The method could help prevent potholes caused by freezing and thawing in the winter, according to researchers at the University of Surrey
A project that will test the new approach has been awarded a £625,000 research fellowship from the Royal Academy of Engineering. The outcomes could improve how major roads across the United Kingdom are maintained and upgraded, even as climate change increases the challenge of keeping them fit for purpose.
Surrey’s Dr Benyi Cao, the project lead, will work with National Highways to trial the use of geothermal energy to keep road surfaces at a controlled temperature. They will introduce ground source heat pumps to cool roads in summer and warm them in winter.
Dr Cao, a lecturer in the School of Sustainability, Civil and Environmental Engineering at the University of Surrey, said: “At the moment, a typical motorway or A-road surface lasts 20 years, but this is likely to reduce as extreme weather increases. However, by regulating the temperature of road surfaces, they should last significantly longer. Aside from the safety benefits and reduction to car damage, think of the reduction in expensive, inconvenient roadworks.”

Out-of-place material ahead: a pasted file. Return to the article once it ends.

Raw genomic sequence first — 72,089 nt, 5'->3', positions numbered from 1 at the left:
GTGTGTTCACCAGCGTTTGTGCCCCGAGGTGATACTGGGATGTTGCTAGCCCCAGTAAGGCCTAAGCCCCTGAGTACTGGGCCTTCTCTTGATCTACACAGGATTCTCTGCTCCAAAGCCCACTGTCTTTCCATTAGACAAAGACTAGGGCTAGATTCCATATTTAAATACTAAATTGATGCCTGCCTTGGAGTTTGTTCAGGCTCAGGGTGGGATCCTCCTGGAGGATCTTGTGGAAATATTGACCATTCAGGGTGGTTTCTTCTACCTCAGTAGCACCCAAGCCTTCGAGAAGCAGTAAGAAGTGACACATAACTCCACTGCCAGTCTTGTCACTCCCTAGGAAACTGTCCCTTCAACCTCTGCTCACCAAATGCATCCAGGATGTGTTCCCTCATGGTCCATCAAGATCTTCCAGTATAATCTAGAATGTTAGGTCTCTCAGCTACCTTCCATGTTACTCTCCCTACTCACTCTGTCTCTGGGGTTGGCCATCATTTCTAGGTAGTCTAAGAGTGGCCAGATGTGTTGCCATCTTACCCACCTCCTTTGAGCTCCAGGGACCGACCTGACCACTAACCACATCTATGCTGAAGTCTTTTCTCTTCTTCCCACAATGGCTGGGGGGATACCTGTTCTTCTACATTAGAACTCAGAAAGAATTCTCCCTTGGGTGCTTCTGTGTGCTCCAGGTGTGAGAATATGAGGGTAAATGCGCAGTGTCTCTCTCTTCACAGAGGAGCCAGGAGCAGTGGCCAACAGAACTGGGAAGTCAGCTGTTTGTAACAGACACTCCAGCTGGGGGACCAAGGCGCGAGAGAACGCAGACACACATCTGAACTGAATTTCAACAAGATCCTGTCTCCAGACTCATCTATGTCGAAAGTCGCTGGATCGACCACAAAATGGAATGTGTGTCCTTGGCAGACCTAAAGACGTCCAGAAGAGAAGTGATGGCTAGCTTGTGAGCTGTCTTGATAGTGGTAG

Current road technology creates an estimated 700,000 tonnes of carbon emissions each year, and the cost of repairing pothole-plagued UK roads is expected to be £12 billion over the next decade. Thermo-active roads could provide a low-cost, low-carbon alternative to reduce road damage.
Potholes on England’s major roads have caused 5,000 injuries since 2018. Last year, England spent £1.2 billion on road maintenance and repair, a process with a high carbon footprint.
Dr Cao said: “Climate change poses an extra threat to our roads. Thermo-active roads could help mitigate this. They could be introduced gradually as resurfacing takes place, so wouldn’t cause any extra disruption for motorists. I think there will be long-term benefits to drivers and taxpayers. That’s what I aim to demonstrate during my fellowship.”
During his five-year research fellowship, Dr Cao is setting out to:
- Work with advanced materials engineering company Versarien to develop a new graphene-enhanced microcapsule to dig into the soil beneath the surface when roads are resurfaced to improve heat conduction and storage;
- Create a laboratory scale model road segment with a heat pump in the University of Surrey’s Advanced Geotechnical Laboratory to evaluate the thermal performance and resilience of roads under controlled climatic and traffic loads;
- Complete advanced numerical modelling, which incorporates meteorological data and findings from the lab model experiments to help engineers understand how best to build thermo-active roads; and
- Introduce full-scale field trials on UK roads and conduct a full life cycle assessment to understand the environmental as well as financial costs of thermo-active roads.
The study will support National Highways’ net zero plan, which aims to make road maintenance net-zero by 2040.